We also have participants from other parts of San Diego, France and around the UK! We would never have met some of these folks had we not taken our events online.

3. We’re cheering each other on outside the sessions too.

One member mentioned that she was preparing for a webinar talk she was giving, and a number of LoC members tuned in to see her speak.

4. We’ve seen hardware as well as software projects.

Projects that people have worked on include:

  • Hooking up a Raspberry Pi to traffic lights/arcade buttons/buzzers
  • Writing blog posts
  • Improving a Python/GitHub profiles/Redis prize draw side project
  • Training a machine learning system
  • Learning about accessibility
  • Taking beginners’ JavaScript courses
  • Honing JavaScript and CSS skills through practice/personal projects, eg a battleships game, zombie game image
  • Updating a portfolio site to include tech projects
  • Crocheting for the first time
  • Learning about web scraping with Python
  • Writing up READMEs
  • Creating an app for a hackathon entry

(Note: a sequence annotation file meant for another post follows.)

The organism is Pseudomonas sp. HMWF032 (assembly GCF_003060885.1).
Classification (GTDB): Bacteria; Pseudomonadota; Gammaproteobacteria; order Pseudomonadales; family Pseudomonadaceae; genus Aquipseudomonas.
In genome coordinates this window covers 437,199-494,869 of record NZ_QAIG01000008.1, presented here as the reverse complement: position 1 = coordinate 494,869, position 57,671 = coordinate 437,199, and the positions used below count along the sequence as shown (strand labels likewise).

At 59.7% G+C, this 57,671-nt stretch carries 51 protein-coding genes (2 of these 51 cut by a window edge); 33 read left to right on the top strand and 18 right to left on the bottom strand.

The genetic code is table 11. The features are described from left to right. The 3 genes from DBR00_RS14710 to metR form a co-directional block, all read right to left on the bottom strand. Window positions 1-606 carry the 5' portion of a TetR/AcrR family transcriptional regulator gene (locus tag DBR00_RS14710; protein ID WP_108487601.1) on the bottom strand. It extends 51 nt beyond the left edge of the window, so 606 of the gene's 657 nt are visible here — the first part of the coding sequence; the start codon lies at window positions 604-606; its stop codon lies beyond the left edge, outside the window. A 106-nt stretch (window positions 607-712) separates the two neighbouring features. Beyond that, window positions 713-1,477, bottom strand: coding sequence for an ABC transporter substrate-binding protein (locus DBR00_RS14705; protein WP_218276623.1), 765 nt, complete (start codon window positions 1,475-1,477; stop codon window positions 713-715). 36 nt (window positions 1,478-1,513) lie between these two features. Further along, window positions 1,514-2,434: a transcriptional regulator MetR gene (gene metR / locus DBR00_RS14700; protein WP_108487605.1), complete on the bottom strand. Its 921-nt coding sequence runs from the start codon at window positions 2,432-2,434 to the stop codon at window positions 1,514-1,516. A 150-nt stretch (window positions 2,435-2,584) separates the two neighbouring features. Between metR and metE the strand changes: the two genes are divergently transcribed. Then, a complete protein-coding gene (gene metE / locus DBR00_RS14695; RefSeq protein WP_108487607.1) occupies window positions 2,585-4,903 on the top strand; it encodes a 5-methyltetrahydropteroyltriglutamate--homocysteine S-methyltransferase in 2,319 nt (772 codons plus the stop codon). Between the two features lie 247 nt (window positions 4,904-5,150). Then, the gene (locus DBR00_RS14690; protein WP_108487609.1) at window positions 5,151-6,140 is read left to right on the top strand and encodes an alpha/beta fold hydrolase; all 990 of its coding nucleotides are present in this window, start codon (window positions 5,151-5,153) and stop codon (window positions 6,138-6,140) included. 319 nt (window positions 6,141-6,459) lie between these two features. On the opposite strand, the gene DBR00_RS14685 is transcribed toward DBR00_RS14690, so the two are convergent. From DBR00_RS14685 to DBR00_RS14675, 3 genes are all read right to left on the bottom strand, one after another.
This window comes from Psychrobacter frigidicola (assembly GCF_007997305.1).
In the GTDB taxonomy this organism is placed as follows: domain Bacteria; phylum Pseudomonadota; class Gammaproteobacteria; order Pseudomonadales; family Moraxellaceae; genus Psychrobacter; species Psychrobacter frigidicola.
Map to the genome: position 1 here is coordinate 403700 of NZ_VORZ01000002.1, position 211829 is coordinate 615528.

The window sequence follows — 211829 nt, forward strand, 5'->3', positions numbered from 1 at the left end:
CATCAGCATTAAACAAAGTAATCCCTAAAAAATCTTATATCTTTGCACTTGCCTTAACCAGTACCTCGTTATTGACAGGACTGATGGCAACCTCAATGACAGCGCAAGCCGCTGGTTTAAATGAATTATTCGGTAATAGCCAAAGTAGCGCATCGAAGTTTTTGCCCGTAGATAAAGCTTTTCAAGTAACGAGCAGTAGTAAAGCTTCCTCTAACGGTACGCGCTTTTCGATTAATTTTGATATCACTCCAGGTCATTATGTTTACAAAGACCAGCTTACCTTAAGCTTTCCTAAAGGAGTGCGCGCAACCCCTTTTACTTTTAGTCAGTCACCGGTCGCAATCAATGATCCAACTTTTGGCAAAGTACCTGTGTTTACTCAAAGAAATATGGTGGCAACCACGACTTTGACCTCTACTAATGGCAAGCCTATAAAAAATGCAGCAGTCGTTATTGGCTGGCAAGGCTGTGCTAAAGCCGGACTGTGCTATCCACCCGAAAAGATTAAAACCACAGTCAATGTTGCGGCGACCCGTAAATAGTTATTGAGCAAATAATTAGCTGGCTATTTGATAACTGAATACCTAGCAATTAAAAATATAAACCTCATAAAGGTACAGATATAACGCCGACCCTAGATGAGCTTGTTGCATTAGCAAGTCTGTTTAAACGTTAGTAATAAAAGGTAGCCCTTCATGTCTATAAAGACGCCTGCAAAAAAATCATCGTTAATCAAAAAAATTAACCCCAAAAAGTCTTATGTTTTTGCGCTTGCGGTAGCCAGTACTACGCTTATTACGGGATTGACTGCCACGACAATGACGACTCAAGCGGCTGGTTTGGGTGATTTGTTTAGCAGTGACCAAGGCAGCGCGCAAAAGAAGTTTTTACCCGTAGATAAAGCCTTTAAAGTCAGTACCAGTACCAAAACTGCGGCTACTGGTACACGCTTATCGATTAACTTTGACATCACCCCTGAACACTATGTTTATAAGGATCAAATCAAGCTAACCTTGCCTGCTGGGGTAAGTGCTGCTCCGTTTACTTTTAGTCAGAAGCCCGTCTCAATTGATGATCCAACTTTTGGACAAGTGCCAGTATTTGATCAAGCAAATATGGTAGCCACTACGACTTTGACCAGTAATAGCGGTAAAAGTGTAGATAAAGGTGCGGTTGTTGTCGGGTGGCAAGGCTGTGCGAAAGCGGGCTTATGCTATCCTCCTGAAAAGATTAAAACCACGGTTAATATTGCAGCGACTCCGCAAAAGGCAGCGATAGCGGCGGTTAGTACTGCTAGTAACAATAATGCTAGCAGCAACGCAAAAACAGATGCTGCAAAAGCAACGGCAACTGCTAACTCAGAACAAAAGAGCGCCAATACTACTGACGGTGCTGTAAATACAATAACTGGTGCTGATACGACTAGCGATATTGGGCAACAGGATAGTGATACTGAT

• Preparing a meetup talk
  • Setting up a new Raspberry Pi with Node-RED
  • Rebricking Lego
  • Refactoring a React Hooks book cataloguing project
  • Masters degree studies
  • Organising some meetup notes to share with colleagues
  • Learning about serverless computing
  • Creating a tutorial
  • Contributing to open source projects by filing and fixing issues
  • Learning Python
  • Completing a nanodegree
  • Taking a machine learning course
  • Migrating websites to the JAMstack
  • Building a random password generator
  • Studying for Scrum exams
  • Sketching out wireframes for an app
  • Creating a new CV after a career pivot to web developer
  • Building a new website using Wix
  • Using Django to make a new personal portfolio site

5. Folks have completed tasks they had literally been putting off for years.

Some people just needed help taking the first step to achieving their goals. There were some who had been wanting to create a personal website for ages. Others wrote blog posts they had been planning for over a year.

Find out more about previous events.


We run Ladies Of Code London on a completely voluntary basis and work hard to create and deliver innovative events for our members. If you would like to run your own GOWI-inspired event using our ideas or parts of our format, please ensure you include proper attribution in your promotional material, including a link to this blog post (https://suze.dev/blog/2020/05/10/get-on-with-it/) to make it clear where the ideas originated.